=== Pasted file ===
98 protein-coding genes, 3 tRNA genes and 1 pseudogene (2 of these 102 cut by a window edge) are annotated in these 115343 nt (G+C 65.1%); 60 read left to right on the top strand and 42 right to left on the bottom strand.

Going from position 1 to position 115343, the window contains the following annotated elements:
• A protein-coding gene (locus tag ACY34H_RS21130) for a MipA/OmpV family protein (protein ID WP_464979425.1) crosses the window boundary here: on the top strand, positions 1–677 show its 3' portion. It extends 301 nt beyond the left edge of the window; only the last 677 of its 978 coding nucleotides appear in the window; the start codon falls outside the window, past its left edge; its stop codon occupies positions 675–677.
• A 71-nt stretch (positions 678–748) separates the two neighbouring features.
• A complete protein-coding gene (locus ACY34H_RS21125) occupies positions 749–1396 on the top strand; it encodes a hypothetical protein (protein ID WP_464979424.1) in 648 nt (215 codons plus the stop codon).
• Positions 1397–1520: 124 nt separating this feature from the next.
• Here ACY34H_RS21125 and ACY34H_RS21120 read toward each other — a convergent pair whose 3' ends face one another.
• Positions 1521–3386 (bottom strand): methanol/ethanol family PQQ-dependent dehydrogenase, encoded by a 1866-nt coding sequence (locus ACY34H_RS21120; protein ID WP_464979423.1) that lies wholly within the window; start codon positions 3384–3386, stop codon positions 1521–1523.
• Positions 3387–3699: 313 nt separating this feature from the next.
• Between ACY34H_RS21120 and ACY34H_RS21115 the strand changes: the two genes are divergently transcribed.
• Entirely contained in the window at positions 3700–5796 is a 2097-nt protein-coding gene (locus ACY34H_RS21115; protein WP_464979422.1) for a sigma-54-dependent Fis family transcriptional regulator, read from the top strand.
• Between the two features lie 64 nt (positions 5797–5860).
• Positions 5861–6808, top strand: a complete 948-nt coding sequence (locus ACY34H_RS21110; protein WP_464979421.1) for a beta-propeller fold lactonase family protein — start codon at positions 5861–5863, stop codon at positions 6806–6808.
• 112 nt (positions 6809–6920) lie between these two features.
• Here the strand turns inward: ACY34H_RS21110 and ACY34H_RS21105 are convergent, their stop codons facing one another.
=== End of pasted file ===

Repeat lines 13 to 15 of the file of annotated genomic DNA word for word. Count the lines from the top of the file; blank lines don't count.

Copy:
• Positions 5861–6808, top strand: a complete 948-nt coding sequence (locus ACY34H_RS21110; protein WP_464979421.1) for a beta-propeller fold lactonase family protein — start codon at positions 5861–5863, stop codon at positions 6806–6808.
• 112 nt (positions 6809–6920) lie between these two features.
• Here the strand turns inward: ACY34H_RS21110 and ACY34H_RS21105 are convergent, their stop codons facing one another.